By SHELLEY TOPP
A trip to Australia in August ended in a dream result for young Swannanoa horse trainer Jack Harrington.
Jack took a young trotting filly he trains called Renezmae to Melbourne for the Group One $90,000 Breeders’ Crown Final.
It was a big assignment for Renezmae, which only began racing in March this year, but looked all class in a brilliant win from the outside mobile barrier draw at Ashburton on Saturday April 29.
The three-year-old filly by The Pres from City Lane, ran third in her first Melbourne assignment and won her Breeders Crown qualifying heat.
She then lined up in the final as favourite, cruised to the front early and distanced her rivals at the finish with untouched ease.
It was a confident drive from Dexter Dunn and an exciting result for Jack and the filly’s owners, Jacks father, Dave Harrington of Swannanoa, Maxine and Noel Green of Ashburton, Lindsay Hall of Hamilton, Neville Smith of Hamilton, Jacks grandmother Jill Bush of Kaiapoi and Ashburton’s Jim Cruickshank, many of whom were in Melbourne for the prestigious win.
“We had a big celebration after that,” Jack says.
After returning to New Zealand Renezmae was turned out for a spell and is due to resume work this week. Jack has only been training professionally for two-and-a-half seasons.
Last season horses he trained won 12 races. Seven of those were trotting races.
Renezmaes win in the Breeders Crown attracted great publicity for Jacks Gold Star Stables.
But it was Hey Yo who kick-started his training career off in the best possible way with her racing performance, beginning with an impressive winning debut at Addington in October 2015.
Now a six-year-old, Hey Yo is by Swedish stallion Revenue, from classy trotting mare Toomuch To Do, a former New Zealand record holder who won 11 races and more than $150,000 in stakemoney.
Hey Yo was purchased by Jacks father off Horse Trader for $1500 and is raced by Dave in partnership with Jacks partner Ashley McKay and the Gold Star No.1 Syndicate.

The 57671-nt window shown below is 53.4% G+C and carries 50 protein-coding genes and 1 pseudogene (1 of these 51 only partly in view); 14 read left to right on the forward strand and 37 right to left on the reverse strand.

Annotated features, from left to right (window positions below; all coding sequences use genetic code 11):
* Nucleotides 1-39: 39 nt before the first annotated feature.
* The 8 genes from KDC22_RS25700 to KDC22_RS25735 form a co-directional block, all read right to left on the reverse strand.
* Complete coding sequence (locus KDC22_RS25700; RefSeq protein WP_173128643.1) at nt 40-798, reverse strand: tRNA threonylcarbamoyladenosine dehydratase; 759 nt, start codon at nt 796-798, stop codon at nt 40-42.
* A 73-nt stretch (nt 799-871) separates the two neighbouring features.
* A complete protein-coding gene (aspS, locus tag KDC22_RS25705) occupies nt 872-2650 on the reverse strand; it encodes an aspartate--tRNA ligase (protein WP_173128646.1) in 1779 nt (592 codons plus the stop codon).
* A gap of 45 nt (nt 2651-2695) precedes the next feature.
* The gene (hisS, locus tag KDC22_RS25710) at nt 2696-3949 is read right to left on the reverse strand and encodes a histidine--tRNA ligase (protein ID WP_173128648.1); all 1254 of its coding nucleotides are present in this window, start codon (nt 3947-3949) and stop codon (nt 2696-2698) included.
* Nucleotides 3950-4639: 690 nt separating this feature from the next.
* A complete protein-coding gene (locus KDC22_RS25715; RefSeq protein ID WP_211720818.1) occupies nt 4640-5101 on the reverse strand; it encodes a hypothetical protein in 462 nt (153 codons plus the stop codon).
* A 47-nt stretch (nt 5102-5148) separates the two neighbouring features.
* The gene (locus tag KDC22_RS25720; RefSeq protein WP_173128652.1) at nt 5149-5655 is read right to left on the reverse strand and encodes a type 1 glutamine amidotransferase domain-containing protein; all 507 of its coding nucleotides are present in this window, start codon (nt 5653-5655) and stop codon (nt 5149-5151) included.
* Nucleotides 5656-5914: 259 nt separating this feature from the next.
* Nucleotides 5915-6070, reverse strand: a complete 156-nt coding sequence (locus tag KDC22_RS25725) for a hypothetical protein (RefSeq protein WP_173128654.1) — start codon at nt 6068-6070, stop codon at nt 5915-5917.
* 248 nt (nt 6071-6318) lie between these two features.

She has now won six races (with six seconds) for almost $70,000 in stakemoney.
“When she started going well, that brought other horses to the stable,” Jack says.
That included Renezmae whose dam, City Lane won seven races in Australia. Renezmae’s breeder, Michelle Caig, of Winton, approached Jack about training her after the filly failed to sell at the 2016 New Zealand Premier Yearling Sale in Christchurch.
He now has 20 horses in work.
Jack has an obvious affinity with trotters and admits he enjoys working with them.
“There is nothing like sitting behind a good trotter,” he says.
Jack became interested in harness racing after his parents moved from Australia to New Zealand.
Jack’s mum and dad used to own gallopers in Australia and were in a syndicate which owned the top thoroughbred racemare and successful broodmare Nina Haraka, who was sold to the late Robert Sangster, one of the worlds leading thoroughbred owners until his death in
“Dad had always liked harness racing, but galloping is big over there in Australia,” Jack says.
When the family moved to New Zealand in 2002, they began going to harness racing meetings and Jack became interested in becoming a trainer.
He contacted Rangiora trainer Andrew Stuart and began working for him. He later worked for Tim Butt at Rolleston and Robbie Holmes at Leithfield.
Another one of the young trotters Jack trains, B D Son, won at the Kaikoura Trotting Clubs meeting last Sunday.
He is hoping to have horses racing at the next Rangiora meeting on Friday November 10, a track he likes the new surface of and which was laid earlier this year.
“It is one of the best things they have ever done. It is a lot softer and kinder on the horses and it is quite fast too.”